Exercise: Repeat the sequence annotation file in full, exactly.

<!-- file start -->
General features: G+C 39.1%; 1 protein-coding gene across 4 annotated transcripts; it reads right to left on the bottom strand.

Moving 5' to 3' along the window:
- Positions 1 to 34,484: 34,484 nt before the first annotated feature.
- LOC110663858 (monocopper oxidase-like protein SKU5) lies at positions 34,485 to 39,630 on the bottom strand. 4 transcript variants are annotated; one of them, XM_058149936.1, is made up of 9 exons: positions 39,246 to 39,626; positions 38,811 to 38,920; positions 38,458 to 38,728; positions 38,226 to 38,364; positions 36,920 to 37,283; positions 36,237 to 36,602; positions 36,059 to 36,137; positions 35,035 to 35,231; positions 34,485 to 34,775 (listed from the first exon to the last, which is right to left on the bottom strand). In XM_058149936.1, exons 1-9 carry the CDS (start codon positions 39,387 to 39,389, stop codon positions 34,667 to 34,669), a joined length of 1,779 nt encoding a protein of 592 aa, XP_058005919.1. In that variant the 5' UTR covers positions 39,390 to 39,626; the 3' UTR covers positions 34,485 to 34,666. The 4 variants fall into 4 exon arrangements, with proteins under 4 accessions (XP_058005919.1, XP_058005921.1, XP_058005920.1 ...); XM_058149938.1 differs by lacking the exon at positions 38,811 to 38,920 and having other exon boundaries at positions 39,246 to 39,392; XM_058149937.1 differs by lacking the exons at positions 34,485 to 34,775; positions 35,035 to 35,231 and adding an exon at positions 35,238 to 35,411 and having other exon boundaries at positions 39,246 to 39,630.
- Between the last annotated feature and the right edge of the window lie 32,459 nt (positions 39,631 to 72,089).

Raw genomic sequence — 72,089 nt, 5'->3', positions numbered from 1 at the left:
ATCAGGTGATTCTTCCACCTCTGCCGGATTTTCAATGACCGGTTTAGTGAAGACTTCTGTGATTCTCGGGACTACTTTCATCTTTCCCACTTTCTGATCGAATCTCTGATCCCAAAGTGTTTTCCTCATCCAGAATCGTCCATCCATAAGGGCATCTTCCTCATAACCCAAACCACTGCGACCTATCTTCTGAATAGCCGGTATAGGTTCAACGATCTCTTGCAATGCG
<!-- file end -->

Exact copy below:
General features: G+C 39.1%; 1 protein-coding gene across 4 annotated transcripts; it reads right to left on the bottom strand.

Moving 5' to 3' along the window:
- Positions 1 to 34,484: 34,484 nt before the first annotated feature.
- LOC110663858 (monocopper oxidase-like protein SKU5) lies at positions 34,485 to 39,630 on the bottom strand. 4 transcript variants are annotated; one of them, XM_058149936.1, is made up of 9 exons: positions 39,246 to 39,626; positions 38,811 to 38,920; positions 38,458 to 38,728; positions 38,226 to 38,364; positions 36,920 to 37,283; positions 36,237 to 36,602; positions 36,059 to 36,137; positions 35,035 to 35,231; positions 34,485 to 34,775 (listed from the first exon to the last, which is right to left on the bottom strand). In XM_058149936.1, exons 1-9 carry the CDS (start codon positions 39,387 to 39,389, stop codon positions 34,667 to 34,669), a joined length of 1,779 nt encoding a protein of 592 aa, XP_058005919.1. In that variant the 5' UTR covers positions 39,390 to 39,626; the 3' UTR covers positions 34,485 to 34,666. The 4 variants fall into 4 exon arrangements, with proteins under 4 accessions (XP_058005919.1, XP_058005921.1, XP_058005920.1 ...); XM_058149938.1 differs by lacking the exon at positions 38,811 to 38,920 and having other exon boundaries at positions 39,246 to 39,392; XM_058149937.1 differs by lacking the exons at positions 34,485 to 34,775; positions 35,035 to 35,231 and adding an exon at positions 35,238 to 35,411 and having other exon boundaries at positions 39,246 to 39,630.
- Between the last annotated feature and the right edge of the window lie 32,459 nt (positions 39,631 to 72,089).

Raw genomic sequence — 72,089 nt, 5'->3', positions numbered from 1 at the left:
ATCAGGTGATTCTTCCACCTCTGCCGGATTTTCAATGACCGGTTTAGTGAAGACTTCTGTGATTCTCGGGACTACTTTCATCTTTCCCACTTTCTGATCGAATCTCTGATCCCAAAGTGTTTTCCTCATCCAGAATCGTCCATCCATAAGGGCATCTTCCTCATAACCCAAACCACTGCGACCTATCTTCTGAATAGCCGGTATAGGTTCAACGATCTCTTGCAATGCG